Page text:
Raman spectra of the OH-stretching region of liquid H2O and 10% HDO have been obtained between -50 and +100°C at pressures up to 240 MPa, extending into the deeply supercooled region. Application of pressure made it possible to study liquid water at temperatures 20 K lower than reported so far.
The low-frequency shoulder of the H2O-spectra, which has been developed into a probe of inphase collective motions , grows rapidly with falling temperature. The intensity of the collective band increases monotonically to the lowest temperatures under study.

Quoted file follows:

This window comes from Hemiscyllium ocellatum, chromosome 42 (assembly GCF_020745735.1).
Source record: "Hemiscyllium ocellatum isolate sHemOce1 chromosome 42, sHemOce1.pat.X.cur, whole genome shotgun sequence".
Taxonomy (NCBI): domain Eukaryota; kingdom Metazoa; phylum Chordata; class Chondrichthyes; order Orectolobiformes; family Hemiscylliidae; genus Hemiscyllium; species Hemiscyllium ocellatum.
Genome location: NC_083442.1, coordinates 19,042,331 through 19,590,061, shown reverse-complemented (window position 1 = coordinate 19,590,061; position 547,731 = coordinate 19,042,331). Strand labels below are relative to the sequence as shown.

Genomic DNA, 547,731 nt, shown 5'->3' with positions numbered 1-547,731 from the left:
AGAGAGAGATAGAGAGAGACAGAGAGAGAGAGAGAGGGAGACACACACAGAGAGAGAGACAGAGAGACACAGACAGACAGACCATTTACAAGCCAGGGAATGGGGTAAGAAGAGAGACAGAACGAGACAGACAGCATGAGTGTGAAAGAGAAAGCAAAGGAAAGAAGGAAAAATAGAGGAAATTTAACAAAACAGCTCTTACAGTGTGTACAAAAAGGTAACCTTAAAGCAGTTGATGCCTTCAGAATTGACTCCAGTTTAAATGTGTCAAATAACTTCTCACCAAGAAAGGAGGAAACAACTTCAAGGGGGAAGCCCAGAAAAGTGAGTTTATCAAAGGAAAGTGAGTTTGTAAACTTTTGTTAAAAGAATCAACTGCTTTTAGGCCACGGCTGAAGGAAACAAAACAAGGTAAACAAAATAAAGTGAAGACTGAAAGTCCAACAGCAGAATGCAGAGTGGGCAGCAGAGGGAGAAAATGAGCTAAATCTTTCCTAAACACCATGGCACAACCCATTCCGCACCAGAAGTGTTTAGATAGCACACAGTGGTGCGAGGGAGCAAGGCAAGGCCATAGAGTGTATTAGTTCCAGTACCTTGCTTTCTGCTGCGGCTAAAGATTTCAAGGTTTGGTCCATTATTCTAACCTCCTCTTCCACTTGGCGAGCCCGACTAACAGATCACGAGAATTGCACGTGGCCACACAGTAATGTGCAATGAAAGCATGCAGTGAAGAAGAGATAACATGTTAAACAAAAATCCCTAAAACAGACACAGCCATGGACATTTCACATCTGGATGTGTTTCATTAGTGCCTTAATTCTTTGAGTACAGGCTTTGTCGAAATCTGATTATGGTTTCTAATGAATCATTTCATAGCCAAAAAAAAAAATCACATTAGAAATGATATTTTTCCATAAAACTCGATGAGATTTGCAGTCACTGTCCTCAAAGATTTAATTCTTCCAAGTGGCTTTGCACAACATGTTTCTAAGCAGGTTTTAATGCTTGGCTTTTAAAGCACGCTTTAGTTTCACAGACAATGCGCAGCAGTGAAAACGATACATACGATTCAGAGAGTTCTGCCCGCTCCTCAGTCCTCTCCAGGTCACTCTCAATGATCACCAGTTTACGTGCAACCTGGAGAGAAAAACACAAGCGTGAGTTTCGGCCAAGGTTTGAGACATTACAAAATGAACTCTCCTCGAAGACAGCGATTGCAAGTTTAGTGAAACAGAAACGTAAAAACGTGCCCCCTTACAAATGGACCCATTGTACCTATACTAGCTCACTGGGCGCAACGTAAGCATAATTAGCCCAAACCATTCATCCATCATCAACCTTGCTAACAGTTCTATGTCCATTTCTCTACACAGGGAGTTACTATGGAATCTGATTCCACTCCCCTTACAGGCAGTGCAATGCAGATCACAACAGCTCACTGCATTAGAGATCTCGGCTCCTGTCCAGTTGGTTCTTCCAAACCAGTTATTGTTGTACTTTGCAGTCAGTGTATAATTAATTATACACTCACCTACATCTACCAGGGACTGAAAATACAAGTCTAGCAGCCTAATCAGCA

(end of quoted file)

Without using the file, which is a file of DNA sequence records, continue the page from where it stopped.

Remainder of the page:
Supercooled water shows a number of thermodynamic and dynamic anomalies, which become apparent from the unusual p- and T-dependence of the compressibility and the molecular mobility in the pressure range between 0 and 200 MPa. The Raman spectra, however, do not change significantly in this pressure region. At the lowest temperatures they are practically independent of pressure.
This finding suggests that the intensity of the collective Raman band originates from short range correlations of the OH-bond vibrations, that are not connected with the more extended density fluctuations responsible for the well known anomalies of supercooled water.